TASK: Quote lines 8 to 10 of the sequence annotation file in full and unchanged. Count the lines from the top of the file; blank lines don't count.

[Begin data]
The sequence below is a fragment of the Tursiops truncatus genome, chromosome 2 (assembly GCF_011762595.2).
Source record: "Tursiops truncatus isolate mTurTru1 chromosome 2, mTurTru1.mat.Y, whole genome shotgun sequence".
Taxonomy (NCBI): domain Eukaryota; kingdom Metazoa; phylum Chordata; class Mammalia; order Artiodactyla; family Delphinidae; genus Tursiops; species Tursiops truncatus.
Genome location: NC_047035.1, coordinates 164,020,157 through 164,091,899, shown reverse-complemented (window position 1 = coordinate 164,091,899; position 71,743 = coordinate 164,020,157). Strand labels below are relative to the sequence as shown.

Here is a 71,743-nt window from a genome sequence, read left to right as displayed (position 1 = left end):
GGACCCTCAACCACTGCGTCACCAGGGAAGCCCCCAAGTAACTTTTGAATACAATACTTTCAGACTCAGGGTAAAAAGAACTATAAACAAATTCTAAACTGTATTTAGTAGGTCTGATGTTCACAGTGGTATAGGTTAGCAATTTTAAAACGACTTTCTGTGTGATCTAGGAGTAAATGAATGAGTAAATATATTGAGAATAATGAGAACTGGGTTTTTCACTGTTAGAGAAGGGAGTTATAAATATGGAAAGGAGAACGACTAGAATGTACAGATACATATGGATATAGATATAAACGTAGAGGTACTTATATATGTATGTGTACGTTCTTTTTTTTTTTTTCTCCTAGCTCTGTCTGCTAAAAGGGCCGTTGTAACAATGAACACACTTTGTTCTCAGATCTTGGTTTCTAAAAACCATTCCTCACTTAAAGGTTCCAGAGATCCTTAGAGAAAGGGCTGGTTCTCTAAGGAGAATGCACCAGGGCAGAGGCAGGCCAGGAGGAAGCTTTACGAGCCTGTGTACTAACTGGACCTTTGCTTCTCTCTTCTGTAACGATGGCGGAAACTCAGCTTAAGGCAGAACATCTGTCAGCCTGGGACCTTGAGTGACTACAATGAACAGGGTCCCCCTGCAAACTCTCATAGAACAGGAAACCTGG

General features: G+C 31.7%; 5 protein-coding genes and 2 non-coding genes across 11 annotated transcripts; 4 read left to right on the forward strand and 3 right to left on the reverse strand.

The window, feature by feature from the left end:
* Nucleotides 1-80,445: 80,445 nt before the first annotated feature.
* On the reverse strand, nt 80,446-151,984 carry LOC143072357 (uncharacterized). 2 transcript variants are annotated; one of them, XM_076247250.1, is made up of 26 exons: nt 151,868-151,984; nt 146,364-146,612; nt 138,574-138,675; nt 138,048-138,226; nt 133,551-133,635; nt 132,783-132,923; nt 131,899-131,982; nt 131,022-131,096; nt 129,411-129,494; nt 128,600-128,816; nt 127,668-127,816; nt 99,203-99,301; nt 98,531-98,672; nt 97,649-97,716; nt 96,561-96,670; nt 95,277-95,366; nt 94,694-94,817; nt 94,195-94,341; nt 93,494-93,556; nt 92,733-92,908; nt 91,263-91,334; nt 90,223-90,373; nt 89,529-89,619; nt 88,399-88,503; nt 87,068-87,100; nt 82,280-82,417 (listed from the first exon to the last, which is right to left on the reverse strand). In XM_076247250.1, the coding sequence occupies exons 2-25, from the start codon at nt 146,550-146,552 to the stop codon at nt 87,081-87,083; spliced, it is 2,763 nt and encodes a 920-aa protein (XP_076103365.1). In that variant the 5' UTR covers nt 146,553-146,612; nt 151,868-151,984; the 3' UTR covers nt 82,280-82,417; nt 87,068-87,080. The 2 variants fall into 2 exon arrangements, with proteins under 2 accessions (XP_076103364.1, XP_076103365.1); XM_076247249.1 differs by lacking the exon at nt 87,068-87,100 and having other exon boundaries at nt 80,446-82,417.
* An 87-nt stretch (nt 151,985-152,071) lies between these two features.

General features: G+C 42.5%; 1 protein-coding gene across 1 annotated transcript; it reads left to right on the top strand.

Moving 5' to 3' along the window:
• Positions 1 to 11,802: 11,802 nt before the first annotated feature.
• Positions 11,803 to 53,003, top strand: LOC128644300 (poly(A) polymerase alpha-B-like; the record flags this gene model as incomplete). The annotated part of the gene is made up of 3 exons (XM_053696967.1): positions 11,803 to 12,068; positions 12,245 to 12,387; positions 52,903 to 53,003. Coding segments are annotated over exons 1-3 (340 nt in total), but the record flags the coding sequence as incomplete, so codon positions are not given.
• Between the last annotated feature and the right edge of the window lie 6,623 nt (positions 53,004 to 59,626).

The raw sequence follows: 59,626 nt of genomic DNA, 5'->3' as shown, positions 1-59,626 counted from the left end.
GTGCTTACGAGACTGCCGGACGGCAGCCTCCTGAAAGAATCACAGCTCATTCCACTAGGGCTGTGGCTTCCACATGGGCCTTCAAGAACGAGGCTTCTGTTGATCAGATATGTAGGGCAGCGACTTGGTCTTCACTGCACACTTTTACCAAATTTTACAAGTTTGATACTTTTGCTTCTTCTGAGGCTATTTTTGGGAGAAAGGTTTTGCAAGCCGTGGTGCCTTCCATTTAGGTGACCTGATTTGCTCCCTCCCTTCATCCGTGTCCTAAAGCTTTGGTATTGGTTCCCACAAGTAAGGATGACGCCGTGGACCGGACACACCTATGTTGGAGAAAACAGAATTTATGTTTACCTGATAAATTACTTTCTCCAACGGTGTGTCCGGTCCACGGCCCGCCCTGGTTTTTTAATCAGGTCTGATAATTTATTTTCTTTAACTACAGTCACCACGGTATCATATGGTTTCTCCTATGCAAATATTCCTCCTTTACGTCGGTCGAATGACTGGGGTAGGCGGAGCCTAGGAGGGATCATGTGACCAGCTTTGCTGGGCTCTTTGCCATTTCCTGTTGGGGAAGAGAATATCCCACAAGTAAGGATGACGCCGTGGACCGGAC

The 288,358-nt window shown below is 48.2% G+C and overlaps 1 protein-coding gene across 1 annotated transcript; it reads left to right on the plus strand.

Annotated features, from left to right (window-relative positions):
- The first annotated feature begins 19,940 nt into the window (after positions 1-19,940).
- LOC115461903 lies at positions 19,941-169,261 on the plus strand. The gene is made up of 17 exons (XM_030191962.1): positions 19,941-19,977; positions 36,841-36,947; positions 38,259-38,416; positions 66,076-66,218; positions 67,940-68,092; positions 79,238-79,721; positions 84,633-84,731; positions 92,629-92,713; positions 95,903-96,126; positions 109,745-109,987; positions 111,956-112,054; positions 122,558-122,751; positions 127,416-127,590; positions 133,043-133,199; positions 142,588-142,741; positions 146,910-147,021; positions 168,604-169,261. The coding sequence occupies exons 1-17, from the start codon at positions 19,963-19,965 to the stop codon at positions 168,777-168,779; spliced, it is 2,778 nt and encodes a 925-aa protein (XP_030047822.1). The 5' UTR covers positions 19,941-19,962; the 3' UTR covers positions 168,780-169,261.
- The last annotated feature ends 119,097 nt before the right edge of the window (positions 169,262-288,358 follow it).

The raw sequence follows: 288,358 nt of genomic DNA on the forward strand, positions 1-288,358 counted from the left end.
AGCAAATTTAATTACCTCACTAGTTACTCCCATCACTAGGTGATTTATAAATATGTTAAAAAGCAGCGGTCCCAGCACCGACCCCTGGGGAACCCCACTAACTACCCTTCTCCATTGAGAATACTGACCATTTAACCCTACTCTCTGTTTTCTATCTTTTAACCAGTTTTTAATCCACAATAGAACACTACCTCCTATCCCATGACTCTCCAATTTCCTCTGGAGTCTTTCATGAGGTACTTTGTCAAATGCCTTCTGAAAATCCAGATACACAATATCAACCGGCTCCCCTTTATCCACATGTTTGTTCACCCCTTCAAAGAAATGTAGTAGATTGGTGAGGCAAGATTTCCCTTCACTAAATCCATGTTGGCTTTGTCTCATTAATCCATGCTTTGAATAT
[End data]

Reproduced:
The window, feature by feature from the left end:
* Nucleotides 1-80,445: 80,445 nt before the first annotated feature.
* On the reverse strand, nt 80,446-151,984 carry LOC143072357 (uncharacterized). 2 transcript variants are annotated; one of them, XM_076247250.1, is made up of 26 exons: nt 151,868-151,984; nt 146,364-146,612; nt 138,574-138,675; nt 138,048-138,226; nt 133,551-133,635; nt 132,783-132,923; nt 131,899-131,982; nt 131,022-131,096; nt 129,411-129,494; nt 128,600-128,816; nt 127,668-127,816; nt 99,203-99,301; nt 98,531-98,672; nt 97,649-97,716; nt 96,561-96,670; nt 95,277-95,366; nt 94,694-94,817; nt 94,195-94,341; nt 93,494-93,556; nt 92,733-92,908; nt 91,263-91,334; nt 90,223-90,373; nt 89,529-89,619; nt 88,399-88,503; nt 87,068-87,100; nt 82,280-82,417 (listed from the first exon to the last, which is right to left on the reverse strand). In XM_076247250.1, the coding sequence occupies exons 2-25, from the start codon at nt 146,550-146,552 to the stop codon at nt 87,081-87,083; spliced, it is 2,763 nt and encodes a 920-aa protein (XP_076103365.1). In that variant the 5' UTR covers nt 146,553-146,612; nt 151,868-151,984; the 3' UTR covers nt 82,280-82,417; nt 87,068-87,080. The 2 variants fall into 2 exon arrangements, with proteins under 2 accessions (XP_076103364.1, XP_076103365.1); XM_076247249.1 differs by lacking the exon at nt 87,068-87,100 and having other exon boundaries at nt 80,446-82,417.